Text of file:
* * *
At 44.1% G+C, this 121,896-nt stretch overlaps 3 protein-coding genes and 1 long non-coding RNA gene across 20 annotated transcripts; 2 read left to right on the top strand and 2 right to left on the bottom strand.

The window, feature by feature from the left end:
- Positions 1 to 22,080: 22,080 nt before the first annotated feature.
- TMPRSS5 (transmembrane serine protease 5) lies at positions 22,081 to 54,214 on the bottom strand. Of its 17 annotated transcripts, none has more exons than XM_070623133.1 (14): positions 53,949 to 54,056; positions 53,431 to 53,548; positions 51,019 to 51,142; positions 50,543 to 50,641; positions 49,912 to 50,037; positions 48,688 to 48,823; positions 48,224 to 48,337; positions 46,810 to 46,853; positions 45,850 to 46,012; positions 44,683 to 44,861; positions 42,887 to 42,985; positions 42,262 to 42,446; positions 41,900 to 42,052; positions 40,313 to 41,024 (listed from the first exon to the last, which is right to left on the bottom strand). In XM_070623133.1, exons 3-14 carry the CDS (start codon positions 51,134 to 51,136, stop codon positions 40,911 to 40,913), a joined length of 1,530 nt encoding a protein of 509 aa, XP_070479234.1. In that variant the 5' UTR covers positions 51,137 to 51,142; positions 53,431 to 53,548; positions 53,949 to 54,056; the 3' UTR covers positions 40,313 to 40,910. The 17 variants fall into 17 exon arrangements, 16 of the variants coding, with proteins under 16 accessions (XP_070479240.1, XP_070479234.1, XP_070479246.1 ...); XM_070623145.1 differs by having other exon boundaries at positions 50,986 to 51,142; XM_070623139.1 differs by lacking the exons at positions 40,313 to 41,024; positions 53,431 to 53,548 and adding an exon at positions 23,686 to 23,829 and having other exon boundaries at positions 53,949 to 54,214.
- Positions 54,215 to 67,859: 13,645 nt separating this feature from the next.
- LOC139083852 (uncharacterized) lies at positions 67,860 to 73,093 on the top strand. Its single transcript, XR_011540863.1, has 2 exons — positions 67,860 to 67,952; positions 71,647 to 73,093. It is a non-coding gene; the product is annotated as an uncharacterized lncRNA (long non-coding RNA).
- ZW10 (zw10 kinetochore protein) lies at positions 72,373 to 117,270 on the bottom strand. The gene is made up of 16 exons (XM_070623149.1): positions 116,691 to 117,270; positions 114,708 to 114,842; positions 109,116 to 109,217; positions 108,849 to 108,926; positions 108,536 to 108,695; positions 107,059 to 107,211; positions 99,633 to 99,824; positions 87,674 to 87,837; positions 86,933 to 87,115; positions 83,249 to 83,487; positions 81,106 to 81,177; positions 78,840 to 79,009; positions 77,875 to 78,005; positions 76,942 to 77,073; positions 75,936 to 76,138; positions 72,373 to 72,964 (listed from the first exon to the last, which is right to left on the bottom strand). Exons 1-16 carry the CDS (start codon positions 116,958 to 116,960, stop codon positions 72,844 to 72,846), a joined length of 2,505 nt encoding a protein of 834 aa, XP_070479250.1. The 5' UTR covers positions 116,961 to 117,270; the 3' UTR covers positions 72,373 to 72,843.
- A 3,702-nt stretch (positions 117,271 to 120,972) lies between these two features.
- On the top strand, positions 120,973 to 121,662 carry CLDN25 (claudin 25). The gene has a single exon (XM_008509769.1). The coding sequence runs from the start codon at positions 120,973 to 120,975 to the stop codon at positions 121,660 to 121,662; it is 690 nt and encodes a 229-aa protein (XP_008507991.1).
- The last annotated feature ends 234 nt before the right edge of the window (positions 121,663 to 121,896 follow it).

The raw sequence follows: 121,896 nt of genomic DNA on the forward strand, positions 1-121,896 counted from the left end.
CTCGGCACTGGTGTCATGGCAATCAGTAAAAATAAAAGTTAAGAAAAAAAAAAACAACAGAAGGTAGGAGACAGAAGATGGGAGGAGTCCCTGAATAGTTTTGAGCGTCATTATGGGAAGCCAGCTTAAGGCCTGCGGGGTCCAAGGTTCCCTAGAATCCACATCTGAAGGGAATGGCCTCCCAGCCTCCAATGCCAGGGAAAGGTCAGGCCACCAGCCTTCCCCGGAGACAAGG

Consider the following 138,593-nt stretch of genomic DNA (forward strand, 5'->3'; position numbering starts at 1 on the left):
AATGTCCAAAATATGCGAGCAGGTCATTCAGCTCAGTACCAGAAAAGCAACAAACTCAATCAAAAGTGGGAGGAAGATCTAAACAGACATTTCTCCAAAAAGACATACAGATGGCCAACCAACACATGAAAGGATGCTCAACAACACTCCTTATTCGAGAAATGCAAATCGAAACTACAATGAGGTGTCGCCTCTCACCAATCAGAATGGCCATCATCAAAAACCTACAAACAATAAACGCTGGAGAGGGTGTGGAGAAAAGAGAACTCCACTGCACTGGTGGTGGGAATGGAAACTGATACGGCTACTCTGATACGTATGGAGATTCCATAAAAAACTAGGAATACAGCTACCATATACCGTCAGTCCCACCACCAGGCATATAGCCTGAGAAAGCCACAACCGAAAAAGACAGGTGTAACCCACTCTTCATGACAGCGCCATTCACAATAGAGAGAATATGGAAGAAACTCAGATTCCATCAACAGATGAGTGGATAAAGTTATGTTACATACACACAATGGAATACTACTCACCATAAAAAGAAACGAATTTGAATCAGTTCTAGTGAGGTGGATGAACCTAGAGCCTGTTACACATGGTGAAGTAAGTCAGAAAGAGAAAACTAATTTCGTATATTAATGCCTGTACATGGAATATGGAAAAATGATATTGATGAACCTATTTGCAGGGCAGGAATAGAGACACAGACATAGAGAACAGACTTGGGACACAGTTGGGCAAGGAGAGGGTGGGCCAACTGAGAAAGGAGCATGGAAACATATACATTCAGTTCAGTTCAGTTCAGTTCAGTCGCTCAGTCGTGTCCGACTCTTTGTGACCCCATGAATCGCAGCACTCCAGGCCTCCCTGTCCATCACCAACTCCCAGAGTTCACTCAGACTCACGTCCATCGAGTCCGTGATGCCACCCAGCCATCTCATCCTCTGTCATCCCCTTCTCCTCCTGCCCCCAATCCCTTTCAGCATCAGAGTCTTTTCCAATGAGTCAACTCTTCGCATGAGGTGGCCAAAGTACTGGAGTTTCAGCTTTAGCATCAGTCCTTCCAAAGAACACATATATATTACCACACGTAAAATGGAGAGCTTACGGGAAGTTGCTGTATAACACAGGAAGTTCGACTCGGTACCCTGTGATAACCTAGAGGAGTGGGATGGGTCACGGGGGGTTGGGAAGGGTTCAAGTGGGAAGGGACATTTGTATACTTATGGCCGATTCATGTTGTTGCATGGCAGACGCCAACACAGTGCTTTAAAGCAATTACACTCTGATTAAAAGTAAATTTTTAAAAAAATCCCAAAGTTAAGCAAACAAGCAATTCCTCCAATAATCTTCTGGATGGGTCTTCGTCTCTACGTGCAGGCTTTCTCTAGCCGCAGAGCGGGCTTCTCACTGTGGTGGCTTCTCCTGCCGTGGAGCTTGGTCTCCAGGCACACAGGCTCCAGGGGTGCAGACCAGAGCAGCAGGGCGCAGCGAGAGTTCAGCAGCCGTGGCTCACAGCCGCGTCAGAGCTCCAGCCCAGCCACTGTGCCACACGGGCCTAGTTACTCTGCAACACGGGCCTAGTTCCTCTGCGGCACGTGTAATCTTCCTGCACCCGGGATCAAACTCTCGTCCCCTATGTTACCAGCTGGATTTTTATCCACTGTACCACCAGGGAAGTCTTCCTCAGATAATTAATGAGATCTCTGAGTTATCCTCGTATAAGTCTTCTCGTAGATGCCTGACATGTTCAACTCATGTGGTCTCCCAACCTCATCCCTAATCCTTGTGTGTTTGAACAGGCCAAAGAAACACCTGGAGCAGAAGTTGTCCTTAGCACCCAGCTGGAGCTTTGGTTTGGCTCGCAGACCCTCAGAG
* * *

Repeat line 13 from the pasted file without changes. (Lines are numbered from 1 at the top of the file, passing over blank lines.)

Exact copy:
Consider the following 138,593-nt stretch of genomic DNA (forward strand, 5'->3'; position numbering starts at 1 on the left):